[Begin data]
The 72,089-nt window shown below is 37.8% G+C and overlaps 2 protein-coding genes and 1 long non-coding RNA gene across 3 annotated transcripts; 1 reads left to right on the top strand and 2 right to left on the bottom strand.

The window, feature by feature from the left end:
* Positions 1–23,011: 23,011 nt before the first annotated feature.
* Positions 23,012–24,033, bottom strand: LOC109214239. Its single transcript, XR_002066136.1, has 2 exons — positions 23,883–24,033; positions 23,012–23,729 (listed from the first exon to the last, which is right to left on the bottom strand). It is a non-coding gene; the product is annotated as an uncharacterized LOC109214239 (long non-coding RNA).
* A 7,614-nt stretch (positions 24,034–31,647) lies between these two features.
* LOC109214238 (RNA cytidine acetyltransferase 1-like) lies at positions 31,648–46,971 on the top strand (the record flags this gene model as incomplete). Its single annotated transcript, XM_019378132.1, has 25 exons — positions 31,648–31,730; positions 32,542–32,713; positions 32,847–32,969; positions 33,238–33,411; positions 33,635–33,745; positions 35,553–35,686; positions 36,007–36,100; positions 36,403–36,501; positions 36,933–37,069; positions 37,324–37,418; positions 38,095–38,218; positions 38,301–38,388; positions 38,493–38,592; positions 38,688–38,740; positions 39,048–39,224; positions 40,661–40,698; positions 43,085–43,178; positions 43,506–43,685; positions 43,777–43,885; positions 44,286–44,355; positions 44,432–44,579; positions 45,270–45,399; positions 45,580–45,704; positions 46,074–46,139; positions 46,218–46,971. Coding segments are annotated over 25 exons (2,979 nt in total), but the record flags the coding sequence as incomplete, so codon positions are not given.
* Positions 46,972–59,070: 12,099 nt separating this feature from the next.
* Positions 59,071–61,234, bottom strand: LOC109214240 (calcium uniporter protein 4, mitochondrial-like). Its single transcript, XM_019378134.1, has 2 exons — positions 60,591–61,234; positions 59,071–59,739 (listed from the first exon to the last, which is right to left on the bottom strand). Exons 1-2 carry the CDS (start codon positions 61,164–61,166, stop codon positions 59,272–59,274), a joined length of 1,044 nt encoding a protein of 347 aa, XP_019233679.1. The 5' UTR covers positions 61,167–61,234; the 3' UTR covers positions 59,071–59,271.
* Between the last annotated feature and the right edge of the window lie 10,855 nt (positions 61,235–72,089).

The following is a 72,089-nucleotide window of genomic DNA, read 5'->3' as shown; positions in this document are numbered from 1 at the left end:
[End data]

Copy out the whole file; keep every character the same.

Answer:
The 72,089-nt window shown below is 37.8% G+C and overlaps 2 protein-coding genes and 1 long non-coding RNA gene across 3 annotated transcripts; 1 reads left to right on the top strand and 2 right to left on the bottom strand.

The window, feature by feature from the left end:
* Positions 1–23,011: 23,011 nt before the first annotated feature.
* Positions 23,012–24,033, bottom strand: LOC109214239. Its single transcript, XR_002066136.1, has 2 exons — positions 23,883–24,033; positions 23,012–23,729 (listed from the first exon to the last, which is right to left on the bottom strand). It is a non-coding gene; the product is annotated as an uncharacterized LOC109214239 (long non-coding RNA).
* A 7,614-nt stretch (positions 24,034–31,647) lies between these two features.
* LOC109214238 (RNA cytidine acetyltransferase 1-like) lies at positions 31,648–46,971 on the top strand (the record flags this gene model as incomplete). Its single annotated transcript, XM_019378132.1, has 25 exons — positions 31,648–31,730; positions 32,542–32,713; positions 32,847–32,969; positions 33,238–33,411; positions 33,635–33,745; positions 35,553–35,686; positions 36,007–36,100; positions 36,403–36,501; positions 36,933–37,069; positions 37,324–37,418; positions 38,095–38,218; positions 38,301–38,388; positions 38,493–38,592; positions 38,688–38,740; positions 39,048–39,224; positions 40,661–40,698; positions 43,085–43,178; positions 43,506–43,685; positions 43,777–43,885; positions 44,286–44,355; positions 44,432–44,579; positions 45,270–45,399; positions 45,580–45,704; positions 46,074–46,139; positions 46,218–46,971. Coding segments are annotated over 25 exons (2,979 nt in total), but the record flags the coding sequence as incomplete, so codon positions are not given.
* Positions 46,972–59,070: 12,099 nt separating this feature from the next.
* Positions 59,071–61,234, bottom strand: LOC109214240 (calcium uniporter protein 4, mitochondrial-like). Its single transcript, XM_019378134.1, has 2 exons — positions 60,591–61,234; positions 59,071–59,739 (listed from the first exon to the last, which is right to left on the bottom strand). Exons 1-2 carry the CDS (start codon positions 61,164–61,166, stop codon positions 59,272–59,274), a joined length of 1,044 nt encoding a protein of 347 aa, XP_019233679.1. The 5' UTR covers positions 61,167–61,234; the 3' UTR covers positions 59,071–59,271.
* Between the last annotated feature and the right edge of the window lie 10,855 nt (positions 61,235–72,089).

The following is a 72,089-nucleotide window of genomic DNA, read 5'->3' as shown; positions in this document are numbered from 1 at the left end: